Tuesday, 13 September 2011

Terrain - Industry

After completing the first stage of a fairly mammoth project (which I will get around to writing about one day) I decided to take a bit of a break and focus on something else for a while.  I really enjoy making terrain and with the cost of the hobby find it a cheap way to indulge my desire to model and paint that results in something useful that I can always put on the table.

A while back I made some industrial terrain and I generally feel that themed tables offer the greatest aid to an evocative game as it gives a visual context for the battle to take place in.  Modern way after all is rarely fought in a featureless landscape but instead around vital objectives, roads, manufacturing plants and power stations etc.  I recently attended the WH40k doubles tournament at Warhammer World, a great venue and somewhere that has often felt like the centre of the hobby to me.  I have in the past enjoyed wandering around the tables not looking at the armies but the tables themselves marvelling at the evocative landscapes and depth of creativity in capturing the look and feel of the 40k universe in pieces of scenery and whole battlescapes.

My recent trip was a bit of a disappointment in that as the terrain was perfectly serviceable but was ultimately bland and uniform.  This is often essential at a tournament but it doesn't serve to really create an atmosphere or a mood for the game to be played which to me is like having an action movie without the sound on.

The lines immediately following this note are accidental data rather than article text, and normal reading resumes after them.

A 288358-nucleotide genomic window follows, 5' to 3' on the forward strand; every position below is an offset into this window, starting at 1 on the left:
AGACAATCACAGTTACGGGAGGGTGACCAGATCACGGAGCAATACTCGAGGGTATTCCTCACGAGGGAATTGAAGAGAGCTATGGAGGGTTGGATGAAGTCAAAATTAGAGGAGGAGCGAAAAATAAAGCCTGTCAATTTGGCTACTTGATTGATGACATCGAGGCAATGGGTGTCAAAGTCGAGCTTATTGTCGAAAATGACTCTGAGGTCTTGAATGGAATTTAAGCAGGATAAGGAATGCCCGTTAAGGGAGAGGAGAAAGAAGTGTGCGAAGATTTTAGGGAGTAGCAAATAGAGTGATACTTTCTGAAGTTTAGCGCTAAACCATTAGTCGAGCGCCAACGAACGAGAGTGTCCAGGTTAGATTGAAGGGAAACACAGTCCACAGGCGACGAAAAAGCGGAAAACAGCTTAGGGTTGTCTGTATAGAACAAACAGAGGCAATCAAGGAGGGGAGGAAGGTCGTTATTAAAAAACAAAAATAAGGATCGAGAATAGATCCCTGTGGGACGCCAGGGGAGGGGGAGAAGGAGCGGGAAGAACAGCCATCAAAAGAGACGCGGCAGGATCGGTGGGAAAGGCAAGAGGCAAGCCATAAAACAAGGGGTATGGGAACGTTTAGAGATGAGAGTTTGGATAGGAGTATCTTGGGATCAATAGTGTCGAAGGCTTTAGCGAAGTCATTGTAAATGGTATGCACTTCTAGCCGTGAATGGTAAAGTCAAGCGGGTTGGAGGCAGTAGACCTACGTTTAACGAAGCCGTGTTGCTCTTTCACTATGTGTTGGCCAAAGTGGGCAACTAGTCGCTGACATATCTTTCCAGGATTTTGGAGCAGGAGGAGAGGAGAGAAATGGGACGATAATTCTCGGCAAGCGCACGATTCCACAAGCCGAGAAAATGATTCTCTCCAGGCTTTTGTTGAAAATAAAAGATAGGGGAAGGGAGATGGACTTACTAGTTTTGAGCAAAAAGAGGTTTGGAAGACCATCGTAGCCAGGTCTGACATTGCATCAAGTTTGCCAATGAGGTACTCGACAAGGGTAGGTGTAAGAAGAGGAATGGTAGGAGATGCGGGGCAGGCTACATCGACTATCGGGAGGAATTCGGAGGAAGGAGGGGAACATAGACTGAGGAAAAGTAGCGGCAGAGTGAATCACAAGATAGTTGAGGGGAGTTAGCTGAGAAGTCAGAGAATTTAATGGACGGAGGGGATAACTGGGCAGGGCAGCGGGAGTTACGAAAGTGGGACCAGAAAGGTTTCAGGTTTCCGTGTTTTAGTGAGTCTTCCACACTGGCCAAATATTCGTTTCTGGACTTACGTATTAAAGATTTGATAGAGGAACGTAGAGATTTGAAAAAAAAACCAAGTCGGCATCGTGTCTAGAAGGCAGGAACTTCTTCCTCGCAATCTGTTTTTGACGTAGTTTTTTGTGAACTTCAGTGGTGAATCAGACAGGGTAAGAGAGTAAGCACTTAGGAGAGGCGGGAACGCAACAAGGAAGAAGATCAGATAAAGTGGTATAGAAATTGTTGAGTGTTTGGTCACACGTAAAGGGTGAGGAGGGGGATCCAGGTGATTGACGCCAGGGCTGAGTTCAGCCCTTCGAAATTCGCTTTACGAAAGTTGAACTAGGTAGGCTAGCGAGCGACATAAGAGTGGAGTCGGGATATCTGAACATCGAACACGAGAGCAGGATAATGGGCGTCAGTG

As one piece of terrain is almost identical to another piece in the current rules (the only exceptions being how much space does it take up and does it block line of sight) it seems strange that there can't be a wider variety of pieces in a place with such available creativity and talent.

The terrain I built is from an old Bisto tube and several feet of pluming pipe with a few connectors and that’s pretty much it.  The grate of the drain is from hobby craft (the jewellery section) with notices and the slime modelled from green stuff.  The slime is just plain green stuff stretched and pushed into the pipe to give the appearance of flowing before being gloss varnished.  The green flock is to match the realm of battle I own but for a more 40k look could go for gravel burnt out and charred around the site.  I've covered rust in a previous post (way back in March) and had to check myself the best way to get the effect right.

A long low piece of terrain it’s useful as a piece that doesn't block line of sight.  An example of such an additional rule could be - any shot blocked by the terrain can attempt to penetrate against AV12.  If successful roll a dice 1-2 the terrain becomes dangerous as toxic chemicals pour out, lasts till end of game. 3-6 places the large blast template anywhere in the terrain, models at least partially covered must take a toughness test or suffer 1 wound (armour saves may be taken as normal) as clouds of noxious gas are released, no further effect.

These are made up on the spot and no doubt need some more work but what they do is cause the models to interact with the terrain.  When playing computer games we all know its a pretty bad idea to shelter behind a fuel drum, by doing this the game makes us assess the situation more carefully and interact with the battlefield a bit more.  Introduced into tabletop games this has the potential to slow the game (or discourage cover forcing units even deeped inside transports, and I'd have to appologise now to Tyranid players) but also the potential to make more vivid battlefields and encourage imagination in the scenery presented.